toronto subway ttc

Does the future look like the past for subway expansion?

2011 would have been an important year for the TTC and Toronto in general had everything gone according to plan. In 1985 the TTC unveiled a 28-year $2.7 billion blueprint for an expanded transit system called Network 2011 -- scheduled to be completed in what would now be next year. It consisted of five major projects meant to service the growing downtown core and the new urban sub-centres of North York and Scarborough.

Specifically, it called for the construction of a Sheppard Avenue subway line from Downsview station to the Scarborough Town Centre, a downtown relief line running from Pape to Union stations, and a rapid transit line running along Eglinton to Pearson international airport. The TTC hoped that by the time Network 2011 was finished 62 per cent of Metro Toronto's population would be within 1.25 miles of rapid transit service.

The plan was marketed as highly affordable too, with 75 per cent of the financing supplied by the province. Many saw Network 2011 as the absolute minimum Toronto would have to build to accommodate the city's growing workforce and need for transportation.

Clearly the proposal was never put into place. Only a segment of the Sheppard subway line was built, and the rest of the projects never materialized. And as we approach the scheduled completion date of Network 2011, we're in the almost the same position as we were in 1985.

One of the reasons Network 2011 failed is because it was introduced in the midst of a turbulent year in Ontario politics. The Ontario Progressive Conservatives, who had been in power for 42 years and were responsible for much of Toronto's transit growth since Metro's creation, were defeated on a motion of confidence after winning a minority government in the 1985 election.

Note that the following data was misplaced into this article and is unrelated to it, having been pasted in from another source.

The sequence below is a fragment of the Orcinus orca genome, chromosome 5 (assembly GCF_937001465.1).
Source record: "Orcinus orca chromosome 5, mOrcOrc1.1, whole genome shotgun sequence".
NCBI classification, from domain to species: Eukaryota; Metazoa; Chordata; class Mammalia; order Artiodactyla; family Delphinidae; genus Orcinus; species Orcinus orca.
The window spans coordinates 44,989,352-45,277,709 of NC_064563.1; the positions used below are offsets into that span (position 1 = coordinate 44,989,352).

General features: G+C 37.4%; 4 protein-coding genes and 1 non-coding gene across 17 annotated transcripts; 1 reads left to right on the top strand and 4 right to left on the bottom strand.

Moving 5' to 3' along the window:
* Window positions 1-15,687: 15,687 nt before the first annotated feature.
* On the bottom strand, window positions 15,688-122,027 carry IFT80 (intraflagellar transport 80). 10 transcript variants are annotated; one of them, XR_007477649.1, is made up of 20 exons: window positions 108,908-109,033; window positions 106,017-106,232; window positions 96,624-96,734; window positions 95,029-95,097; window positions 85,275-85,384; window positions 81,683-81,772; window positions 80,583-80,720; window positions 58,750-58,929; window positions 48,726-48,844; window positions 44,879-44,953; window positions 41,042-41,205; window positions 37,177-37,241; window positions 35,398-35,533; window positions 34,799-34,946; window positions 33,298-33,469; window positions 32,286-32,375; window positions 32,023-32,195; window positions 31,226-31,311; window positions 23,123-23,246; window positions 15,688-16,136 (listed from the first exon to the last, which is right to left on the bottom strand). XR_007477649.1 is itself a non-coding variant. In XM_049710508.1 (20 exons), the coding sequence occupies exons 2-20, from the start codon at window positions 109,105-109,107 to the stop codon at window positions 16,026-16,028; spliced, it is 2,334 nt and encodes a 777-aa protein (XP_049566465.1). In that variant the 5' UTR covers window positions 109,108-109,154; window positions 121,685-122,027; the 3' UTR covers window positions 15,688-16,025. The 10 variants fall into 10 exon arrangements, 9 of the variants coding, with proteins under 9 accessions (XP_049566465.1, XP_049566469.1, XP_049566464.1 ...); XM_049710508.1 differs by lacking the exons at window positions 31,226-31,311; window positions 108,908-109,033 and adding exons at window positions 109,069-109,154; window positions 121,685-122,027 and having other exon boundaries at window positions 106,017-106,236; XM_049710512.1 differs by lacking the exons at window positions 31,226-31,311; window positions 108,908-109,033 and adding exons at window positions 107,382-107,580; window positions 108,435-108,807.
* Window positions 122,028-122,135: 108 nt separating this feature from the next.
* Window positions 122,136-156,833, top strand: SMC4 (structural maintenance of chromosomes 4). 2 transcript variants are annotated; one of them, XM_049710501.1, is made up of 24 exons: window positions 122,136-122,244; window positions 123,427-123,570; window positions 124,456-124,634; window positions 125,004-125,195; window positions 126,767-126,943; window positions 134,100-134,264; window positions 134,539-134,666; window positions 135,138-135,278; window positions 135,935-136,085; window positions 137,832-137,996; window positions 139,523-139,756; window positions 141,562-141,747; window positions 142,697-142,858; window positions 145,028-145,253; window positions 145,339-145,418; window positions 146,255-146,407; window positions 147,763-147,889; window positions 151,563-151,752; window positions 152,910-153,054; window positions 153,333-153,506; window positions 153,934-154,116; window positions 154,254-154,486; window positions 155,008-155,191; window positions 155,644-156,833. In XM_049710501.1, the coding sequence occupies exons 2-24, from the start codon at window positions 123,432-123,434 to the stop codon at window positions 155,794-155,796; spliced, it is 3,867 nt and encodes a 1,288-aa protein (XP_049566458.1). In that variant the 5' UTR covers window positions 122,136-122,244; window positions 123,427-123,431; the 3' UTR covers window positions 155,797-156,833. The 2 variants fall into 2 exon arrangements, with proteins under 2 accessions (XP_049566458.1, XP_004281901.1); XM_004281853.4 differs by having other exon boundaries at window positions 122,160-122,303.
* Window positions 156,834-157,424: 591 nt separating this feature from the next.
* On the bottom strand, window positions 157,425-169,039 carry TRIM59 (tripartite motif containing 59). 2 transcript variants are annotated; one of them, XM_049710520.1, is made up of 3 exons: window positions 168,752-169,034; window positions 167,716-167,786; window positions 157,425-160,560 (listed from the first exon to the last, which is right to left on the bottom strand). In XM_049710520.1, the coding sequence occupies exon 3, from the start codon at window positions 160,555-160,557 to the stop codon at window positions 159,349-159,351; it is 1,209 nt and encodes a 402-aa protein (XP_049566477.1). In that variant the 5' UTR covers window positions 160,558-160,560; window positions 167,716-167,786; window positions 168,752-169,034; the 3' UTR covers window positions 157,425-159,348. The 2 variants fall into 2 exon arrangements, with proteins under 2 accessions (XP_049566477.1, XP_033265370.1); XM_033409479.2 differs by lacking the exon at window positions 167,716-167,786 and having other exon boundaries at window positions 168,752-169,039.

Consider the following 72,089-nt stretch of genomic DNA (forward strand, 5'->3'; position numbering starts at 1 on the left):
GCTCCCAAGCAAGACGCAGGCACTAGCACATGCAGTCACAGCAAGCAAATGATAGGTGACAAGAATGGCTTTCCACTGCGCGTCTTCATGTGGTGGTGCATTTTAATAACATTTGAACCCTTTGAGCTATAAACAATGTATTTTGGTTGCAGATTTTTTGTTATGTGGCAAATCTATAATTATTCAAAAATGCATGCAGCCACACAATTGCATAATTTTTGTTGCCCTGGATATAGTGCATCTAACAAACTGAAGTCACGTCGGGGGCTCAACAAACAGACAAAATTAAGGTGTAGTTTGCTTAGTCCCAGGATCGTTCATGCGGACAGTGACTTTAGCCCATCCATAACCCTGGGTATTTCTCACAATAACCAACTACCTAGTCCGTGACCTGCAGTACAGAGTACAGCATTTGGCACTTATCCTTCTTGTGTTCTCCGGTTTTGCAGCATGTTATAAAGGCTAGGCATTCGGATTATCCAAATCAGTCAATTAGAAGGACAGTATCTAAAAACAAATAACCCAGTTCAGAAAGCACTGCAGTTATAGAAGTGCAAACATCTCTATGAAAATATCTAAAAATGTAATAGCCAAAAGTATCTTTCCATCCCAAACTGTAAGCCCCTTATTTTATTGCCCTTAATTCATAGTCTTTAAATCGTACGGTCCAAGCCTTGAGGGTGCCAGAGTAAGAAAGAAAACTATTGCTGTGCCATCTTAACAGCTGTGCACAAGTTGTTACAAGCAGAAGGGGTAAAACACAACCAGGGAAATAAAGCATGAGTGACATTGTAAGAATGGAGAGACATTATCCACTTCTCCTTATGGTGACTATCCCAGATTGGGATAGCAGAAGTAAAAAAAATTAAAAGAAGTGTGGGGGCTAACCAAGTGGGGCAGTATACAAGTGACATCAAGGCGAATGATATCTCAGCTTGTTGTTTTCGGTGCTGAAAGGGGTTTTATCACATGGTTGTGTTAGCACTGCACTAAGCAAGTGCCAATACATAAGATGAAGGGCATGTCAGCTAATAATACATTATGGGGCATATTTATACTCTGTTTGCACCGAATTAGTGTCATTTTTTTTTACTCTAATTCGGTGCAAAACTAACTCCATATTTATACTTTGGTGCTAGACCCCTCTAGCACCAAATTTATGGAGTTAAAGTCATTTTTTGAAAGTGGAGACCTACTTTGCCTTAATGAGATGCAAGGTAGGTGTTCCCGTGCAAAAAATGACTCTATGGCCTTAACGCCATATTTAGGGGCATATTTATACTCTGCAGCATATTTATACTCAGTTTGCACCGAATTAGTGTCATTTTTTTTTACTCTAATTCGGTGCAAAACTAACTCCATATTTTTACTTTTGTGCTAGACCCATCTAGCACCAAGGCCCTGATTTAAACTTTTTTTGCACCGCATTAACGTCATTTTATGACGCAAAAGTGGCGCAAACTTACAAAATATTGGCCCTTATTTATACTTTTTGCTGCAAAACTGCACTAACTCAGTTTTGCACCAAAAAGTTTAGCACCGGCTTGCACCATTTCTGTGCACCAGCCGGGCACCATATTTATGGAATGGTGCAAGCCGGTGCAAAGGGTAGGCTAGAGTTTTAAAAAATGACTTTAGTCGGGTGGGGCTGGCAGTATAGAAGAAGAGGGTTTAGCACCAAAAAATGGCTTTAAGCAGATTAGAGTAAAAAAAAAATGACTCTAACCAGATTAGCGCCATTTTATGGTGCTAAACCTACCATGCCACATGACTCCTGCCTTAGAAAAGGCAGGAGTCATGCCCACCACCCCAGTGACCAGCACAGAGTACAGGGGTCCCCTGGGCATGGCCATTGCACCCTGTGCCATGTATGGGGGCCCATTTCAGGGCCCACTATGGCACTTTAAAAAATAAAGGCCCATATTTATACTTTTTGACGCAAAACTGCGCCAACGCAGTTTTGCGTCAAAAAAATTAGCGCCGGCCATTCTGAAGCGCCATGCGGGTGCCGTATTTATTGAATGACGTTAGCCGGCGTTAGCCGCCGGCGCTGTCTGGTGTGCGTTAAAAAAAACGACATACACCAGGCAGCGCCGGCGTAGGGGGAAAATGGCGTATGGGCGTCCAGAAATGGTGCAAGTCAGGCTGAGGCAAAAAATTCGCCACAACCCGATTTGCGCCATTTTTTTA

The move brought in a Liberal government under David Peterson supported by the NDP. Together the two parties stalled on Network 2011 until it fell apart. Transit Toronto speculates that had PC Premier Bill Davis remained in power the project would have been built.

TTC Network 2011

But the failure of Network 2011 is an example of a broader transit problem in Toronto. This wasn't the only opportunity missed. The city has consistently failed to expand its subway system, with small exceptions, since the completion of Kipling and Kennedy subway stations in the early 1980s. So what gives?

I asked a few experts what explains this broader failure.

James Bow, senior content editor at Transit Toronto, told me one reason for the lack of subway growth has to do with Toronto's growth patterns. After the completion of the Yonge/Spadina-University and Bloor-Danforth lines, TTC planners believed that the city's sprawl wasn't dense enough to be served by more subways.

James Mars, a professor at Ryerson's School of Urban and Regional Planning, listed several reasons for the slow growth of Toronto's transit: the failure to create a GTA wide planning agency like Metrolinx sooner, the Ontario Ministry of Transportation's bias in favour of highways, and the lack of consistent national funding for transit.

And David Amborski, also a professor at Ryerson's School of Urban and Regional Planning, says the biggest factor is the lack of federal support for Toronto's transit system.

But with the upcoming mayoral election and subway expansion being proposed by several candidates isn't there reason for optimism? I'm afraid not.

Adjusted to inflation, Network 2011 was a $4.98 billion project. George Smitherman's transit plan is supposed to cost $17.4 billion and Sarah Thomson's is estimated at $14 billion. If we couldn't get a $5 billion project going, what are the chances we'll manage with plans costing three times as much?

Network 2011 was killed by a Liberal government in the late 1980s, and today's Liberal government is somewhat similarly stalling on Transit City. And other than the creation of Metrolinx, we haven't fixed many of the problems facing transit.

It appears no one factor is responsible for this failure, just a series of small failings spread over many years. "It's a perfect storm, I guess," Mars says.

Photo by wvs of the blogTO Flickr pool. Map of Network 2011 from the Toronto Archives.


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